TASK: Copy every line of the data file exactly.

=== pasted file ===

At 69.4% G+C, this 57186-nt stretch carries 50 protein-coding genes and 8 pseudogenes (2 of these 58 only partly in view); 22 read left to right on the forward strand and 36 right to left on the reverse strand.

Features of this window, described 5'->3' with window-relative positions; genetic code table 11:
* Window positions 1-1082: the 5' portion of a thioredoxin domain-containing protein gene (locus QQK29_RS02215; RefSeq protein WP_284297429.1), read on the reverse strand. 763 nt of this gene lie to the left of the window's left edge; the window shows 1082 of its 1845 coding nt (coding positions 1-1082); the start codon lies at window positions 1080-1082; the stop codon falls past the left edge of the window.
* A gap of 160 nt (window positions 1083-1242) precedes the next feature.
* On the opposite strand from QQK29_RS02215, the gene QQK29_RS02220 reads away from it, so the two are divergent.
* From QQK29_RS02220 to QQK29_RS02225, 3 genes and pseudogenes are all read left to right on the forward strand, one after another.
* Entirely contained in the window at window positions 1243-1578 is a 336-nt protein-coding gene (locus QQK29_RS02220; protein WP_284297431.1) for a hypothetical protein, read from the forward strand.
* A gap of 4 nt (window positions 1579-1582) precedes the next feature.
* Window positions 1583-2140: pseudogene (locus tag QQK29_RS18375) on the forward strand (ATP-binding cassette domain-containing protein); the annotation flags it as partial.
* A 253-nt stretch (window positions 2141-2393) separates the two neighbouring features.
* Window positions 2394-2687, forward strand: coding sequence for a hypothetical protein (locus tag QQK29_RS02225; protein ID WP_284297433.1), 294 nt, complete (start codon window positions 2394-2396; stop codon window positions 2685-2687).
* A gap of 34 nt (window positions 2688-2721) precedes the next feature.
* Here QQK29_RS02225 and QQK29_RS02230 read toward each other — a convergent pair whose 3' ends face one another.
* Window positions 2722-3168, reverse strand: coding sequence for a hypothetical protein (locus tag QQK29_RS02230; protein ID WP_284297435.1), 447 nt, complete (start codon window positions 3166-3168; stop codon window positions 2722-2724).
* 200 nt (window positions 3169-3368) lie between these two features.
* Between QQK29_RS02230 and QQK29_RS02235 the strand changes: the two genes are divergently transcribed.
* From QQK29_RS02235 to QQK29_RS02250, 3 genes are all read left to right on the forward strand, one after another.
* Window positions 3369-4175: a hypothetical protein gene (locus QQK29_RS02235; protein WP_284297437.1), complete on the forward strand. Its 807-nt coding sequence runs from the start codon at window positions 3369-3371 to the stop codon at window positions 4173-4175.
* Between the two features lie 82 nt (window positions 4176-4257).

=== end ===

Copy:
At 69.4% G+C, this 57186-nt stretch carries 50 protein-coding genes and 8 pseudogenes (2 of these 58 only partly in view); 22 read left to right on the forward strand and 36 right to left on the reverse strand.

Features of this window, described 5'->3' with window-relative positions; genetic code table 11:
* Window positions 1-1082: the 5' portion of a thioredoxin domain-containing protein gene (locus QQK29_RS02215; RefSeq protein WP_284297429.1), read on the reverse strand. 763 nt of this gene lie to the left of the window's left edge; the window shows 1082 of its 1845 coding nt (coding positions 1-1082); the start codon lies at window positions 1080-1082; the stop codon falls past the left edge of the window.
* A gap of 160 nt (window positions 1083-1242) precedes the next feature.
* On the opposite strand from QQK29_RS02215, the gene QQK29_RS02220 reads away from it, so the two are divergent.
* From QQK29_RS02220 to QQK29_RS02225, 3 genes and pseudogenes are all read left to right on the forward strand, one after another.
* Entirely contained in the window at window positions 1243-1578 is a 336-nt protein-coding gene (locus QQK29_RS02220; protein WP_284297431.1) for a hypothetical protein, read from the forward strand.
* A gap of 4 nt (window positions 1579-1582) precedes the next feature.
* Window positions 1583-2140: pseudogene (locus tag QQK29_RS18375) on the forward strand (ATP-binding cassette domain-containing protein); the annotation flags it as partial.
* A 253-nt stretch (window positions 2141-2393) separates the two neighbouring features.
* Window positions 2394-2687, forward strand: coding sequence for a hypothetical protein (locus tag QQK29_RS02225; protein ID WP_284297433.1), 294 nt, complete (start codon window positions 2394-2396; stop codon window positions 2685-2687).
* A gap of 34 nt (window positions 2688-2721) precedes the next feature.
* Here QQK29_RS02225 and QQK29_RS02230 read toward each other — a convergent pair whose 3' ends face one another.
* Window positions 2722-3168, reverse strand: coding sequence for a hypothetical protein (locus tag QQK29_RS02230; protein ID WP_284297435.1), 447 nt, complete (start codon window positions 3166-3168; stop codon window positions 2722-2724).
* 200 nt (window positions 3169-3368) lie between these two features.
* Between QQK29_RS02230 and QQK29_RS02235 the strand changes: the two genes are divergently transcribed.
* From QQK29_RS02235 to QQK29_RS02250, 3 genes are all read left to right on the forward strand, one after another.
* Window positions 3369-4175: a hypothetical protein gene (locus QQK29_RS02235; protein WP_284297437.1), complete on the forward strand. Its 807-nt coding sequence runs from the start codon at window positions 3369-3371 to the stop codon at window positions 4173-4175.
* Between the two features lie 82 nt (window positions 4176-4257).